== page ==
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## RE: Transmissions

 To: Beth Butters , RE: Transmissions Beth Butters Fri, 23 Apr 1999 21:45:49 -0700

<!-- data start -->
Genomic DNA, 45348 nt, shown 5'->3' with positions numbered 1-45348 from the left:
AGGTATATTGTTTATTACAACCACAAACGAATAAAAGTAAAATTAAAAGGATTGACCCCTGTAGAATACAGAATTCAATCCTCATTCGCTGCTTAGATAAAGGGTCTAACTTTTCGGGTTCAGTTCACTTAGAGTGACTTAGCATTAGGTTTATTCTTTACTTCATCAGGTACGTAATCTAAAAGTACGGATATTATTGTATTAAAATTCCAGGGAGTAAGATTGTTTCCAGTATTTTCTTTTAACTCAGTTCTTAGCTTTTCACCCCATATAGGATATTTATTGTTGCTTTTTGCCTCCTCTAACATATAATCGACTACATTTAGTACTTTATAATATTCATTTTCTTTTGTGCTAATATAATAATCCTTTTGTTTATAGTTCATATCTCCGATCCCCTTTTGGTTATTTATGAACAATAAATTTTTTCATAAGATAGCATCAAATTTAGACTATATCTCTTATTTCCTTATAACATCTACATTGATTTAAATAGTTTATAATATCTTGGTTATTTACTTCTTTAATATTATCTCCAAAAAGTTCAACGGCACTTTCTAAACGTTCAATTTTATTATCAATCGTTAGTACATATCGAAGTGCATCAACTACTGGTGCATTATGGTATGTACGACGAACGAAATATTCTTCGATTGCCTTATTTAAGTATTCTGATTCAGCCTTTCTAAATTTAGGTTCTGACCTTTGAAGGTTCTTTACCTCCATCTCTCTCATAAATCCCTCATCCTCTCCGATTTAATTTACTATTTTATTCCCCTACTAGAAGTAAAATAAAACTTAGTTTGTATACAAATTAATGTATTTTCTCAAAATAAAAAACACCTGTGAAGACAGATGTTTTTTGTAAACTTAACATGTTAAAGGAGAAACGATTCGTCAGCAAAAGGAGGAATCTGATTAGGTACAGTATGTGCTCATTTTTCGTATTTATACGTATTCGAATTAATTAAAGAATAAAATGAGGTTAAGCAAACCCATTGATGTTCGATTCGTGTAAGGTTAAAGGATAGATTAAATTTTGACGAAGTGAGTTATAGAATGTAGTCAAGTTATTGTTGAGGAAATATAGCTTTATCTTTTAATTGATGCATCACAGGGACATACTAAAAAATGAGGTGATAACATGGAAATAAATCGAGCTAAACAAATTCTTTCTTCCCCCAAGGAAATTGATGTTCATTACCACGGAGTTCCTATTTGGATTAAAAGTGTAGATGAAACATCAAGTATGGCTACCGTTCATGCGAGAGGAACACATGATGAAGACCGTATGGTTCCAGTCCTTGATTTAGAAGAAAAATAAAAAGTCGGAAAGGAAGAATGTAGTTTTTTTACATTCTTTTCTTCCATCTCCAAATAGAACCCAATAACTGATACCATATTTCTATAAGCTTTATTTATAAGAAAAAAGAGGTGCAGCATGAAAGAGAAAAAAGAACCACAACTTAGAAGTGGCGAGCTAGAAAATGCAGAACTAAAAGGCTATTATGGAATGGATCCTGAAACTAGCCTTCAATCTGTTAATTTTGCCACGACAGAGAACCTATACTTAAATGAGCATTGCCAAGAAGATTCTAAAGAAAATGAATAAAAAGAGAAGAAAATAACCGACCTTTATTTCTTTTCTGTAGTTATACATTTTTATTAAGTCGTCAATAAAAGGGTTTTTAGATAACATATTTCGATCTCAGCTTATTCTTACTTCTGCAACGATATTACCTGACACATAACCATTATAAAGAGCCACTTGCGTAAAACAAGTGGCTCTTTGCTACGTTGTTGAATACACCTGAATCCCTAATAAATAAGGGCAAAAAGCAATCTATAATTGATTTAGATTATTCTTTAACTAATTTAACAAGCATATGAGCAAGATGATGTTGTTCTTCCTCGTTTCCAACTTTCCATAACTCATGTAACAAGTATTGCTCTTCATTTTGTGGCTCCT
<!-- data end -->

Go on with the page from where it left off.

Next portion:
``` I really do understand what you are saying if E.T.s made a difference for trap speed but really they don't, of course that's what drag racing is all about. You can take any given car and it will run just so fast in the quarter mile assuming it didn't top out early because of being geared to low. Without touching the engine it is usually easy enough to lower the E.Ts with tires gearing traction aids ect. But without changing the tuneup, the trap speed is still a function of the cars weight and the power to move it and it won't change but a couple of %. If at the drag strip the race was won or lost with trap speed 60 foot times wouldn't mean a thing. Sure if your car isn't capable of over powering the track surface, put lot's of gears in it and run it as if it were an Austin Mini. But most of the cars I see run on the flats are perfectly capable of braking traction when they enter the torque band in all the lower gears, so you have to ease into each gear which waists much of the mechanical advantage you have available to you. Maybe I can explain speed verses distance the way I understand it , your engine produces a given amount of total torque in the time it takes to go a distance and obtain a certain speed , weather it takes 20 sec. To do this or 25 it makes no difference it's the same area under the acceleration curve, which is the total torque used to accomplish the task. That is why the to tall geared , short geared car will match the trap speed of an identical car with optimum gearing in the quarter mile. So to my way of thinking that as long as your car is geared so it will pull smoothly at W.O.T. with the gears you have available , your going to be going the speed the car will go at the 2 1/4 mile. Dos this only make sense to me or what? We'll knowing all the different ideas I come up with that is probably the case, I've only thought about this for 35 years and have rarely found anyone who could comprehend what I was talking about. None of this is t can at the 2 1/4 and still be geared tall enough to make your target speed isn't how you do it, atleast with a 5 mile track. Good Luck Guys, Kvach ---------- From: Dave Dahlgren[SMTP:dahlgren@uconect.net] Sent: Friday, April 23, 1999 6:47 AM To: Beth Butters Cc: Land-speed@autox.team.net Subject: Re: Transmissions The real problem is that you run out of race track to play with. Your old 55 would go faster than 80 I hope. Mine did. The whole key point is to keep the engine in the power curve . If yours is 5000 rpm wide and flat then fine. Most are not. My years of experience tell me that the power curve of most engines is 2200 rpm wide where things really happen. The engine we run has am much smaller one than that. peak torque is at 8800 and peak power at 9900. When you are not there you are just burning off the track distance. The faster you go the quicker you burn up the distance waiting to get to peak power. In my humble opinion you ought to be at 90 to 95 percent of what the car is capable of at the 1/4 and use the rest to get the last few percent. It has worked for me every time. I do not even like the push off as it burns off at least a 1/4 mile that i could have used. To me this is a drag race with a very long timing trap. But only my opinion . I have tested this and every time I am faster at the 1/4 I am faster at the end. The only thing you may not like is the amount of time that the car is not accelerating at the end of the course. if your car is accelerating at the 4 mile marker you have left a bunch of speed in the trailer so to speak. Remember it is an average speed the faster you go in to the measured mile the faster your average. The only thing in favor of you way of doing it is that now to my knowledge all the passes are in the same direction. When it was the same physical mile had to be really going early on so that when you run in the other direction you do not get to the same physical spot too soon going too slow. Anyway I guess it is "po tay toes" and "po taa toes"... i spend a day or too with the dyno sheet from the engine and the computer figuring out the power available and the power required to go a certain speed. correct all for the weather and altitude. If the car does not break and slippage is in the range calculated car will go within 1 or 2 mph of what we expect off the trailer. Have never made a 'warm up' or 'test pass' since the first one when car was new .. that one was 179 on a 162 record... Told Goodman to just leg it out through second gear and shut it off on the short course so we could look it over before we run it out the back door. Now it is off the trailer, pull the trigger, go for it. you have to love the EFI the tune up is done when the engine starts, the gearing is done before we leave, and if the computer says we will not break a record we work on the car until it says we will, then we haul the car out to make a pass or two. Just my way of doing i am sure there are many that work, this one has never failed though. Regards, Dave Dahlgren ```
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